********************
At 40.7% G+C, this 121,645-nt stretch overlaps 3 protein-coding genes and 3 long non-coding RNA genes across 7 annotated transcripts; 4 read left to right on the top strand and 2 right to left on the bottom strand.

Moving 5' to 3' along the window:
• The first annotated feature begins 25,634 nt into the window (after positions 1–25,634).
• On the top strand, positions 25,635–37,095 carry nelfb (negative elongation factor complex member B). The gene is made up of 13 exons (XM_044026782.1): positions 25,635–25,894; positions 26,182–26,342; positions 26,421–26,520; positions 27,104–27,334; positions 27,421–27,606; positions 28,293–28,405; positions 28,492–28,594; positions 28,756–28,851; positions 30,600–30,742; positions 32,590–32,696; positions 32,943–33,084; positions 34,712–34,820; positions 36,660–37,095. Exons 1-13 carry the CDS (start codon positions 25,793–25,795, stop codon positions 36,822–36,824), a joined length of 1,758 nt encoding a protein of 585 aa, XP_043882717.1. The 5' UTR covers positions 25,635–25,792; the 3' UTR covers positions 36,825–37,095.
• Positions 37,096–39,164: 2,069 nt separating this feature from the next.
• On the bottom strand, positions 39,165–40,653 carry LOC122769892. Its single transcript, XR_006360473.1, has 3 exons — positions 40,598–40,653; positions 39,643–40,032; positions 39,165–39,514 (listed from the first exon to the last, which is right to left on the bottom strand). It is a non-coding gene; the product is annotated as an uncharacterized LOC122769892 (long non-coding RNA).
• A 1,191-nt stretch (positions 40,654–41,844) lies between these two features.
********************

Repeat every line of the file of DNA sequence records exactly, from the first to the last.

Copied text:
At 40.7% G+C, this 121,645-nt stretch overlaps 3 protein-coding genes and 3 long non-coding RNA genes across 7 annotated transcripts; 4 read left to right on the top strand and 2 right to left on the bottom strand.

Moving 5' to 3' along the window:
• The first annotated feature begins 25,634 nt into the window (after positions 1–25,634).
• On the top strand, positions 25,635–37,095 carry nelfb (negative elongation factor complex member B). The gene is made up of 13 exons (XM_044026782.1): positions 25,635–25,894; positions 26,182–26,342; positions 26,421–26,520; positions 27,104–27,334; positions 27,421–27,606; positions 28,293–28,405; positions 28,492–28,594; positions 28,756–28,851; positions 30,600–30,742; positions 32,590–32,696; positions 32,943–33,084; positions 34,712–34,820; positions 36,660–37,095. Exons 1-13 carry the CDS (start codon positions 25,793–25,795, stop codon positions 36,822–36,824), a joined length of 1,758 nt encoding a protein of 585 aa, XP_043882717.1. The 5' UTR covers positions 25,635–25,792; the 3' UTR covers positions 36,825–37,095.
• Positions 37,096–39,164: 2,069 nt separating this feature from the next.
• On the bottom strand, positions 39,165–40,653 carry LOC122769892. Its single transcript, XR_006360473.1, has 3 exons — positions 40,598–40,653; positions 39,643–40,032; positions 39,165–39,514 (listed from the first exon to the last, which is right to left on the bottom strand). It is a non-coding gene; the product is annotated as an uncharacterized LOC122769892 (long non-coding RNA).
• A 1,191-nt stretch (positions 40,654–41,844) lies between these two features.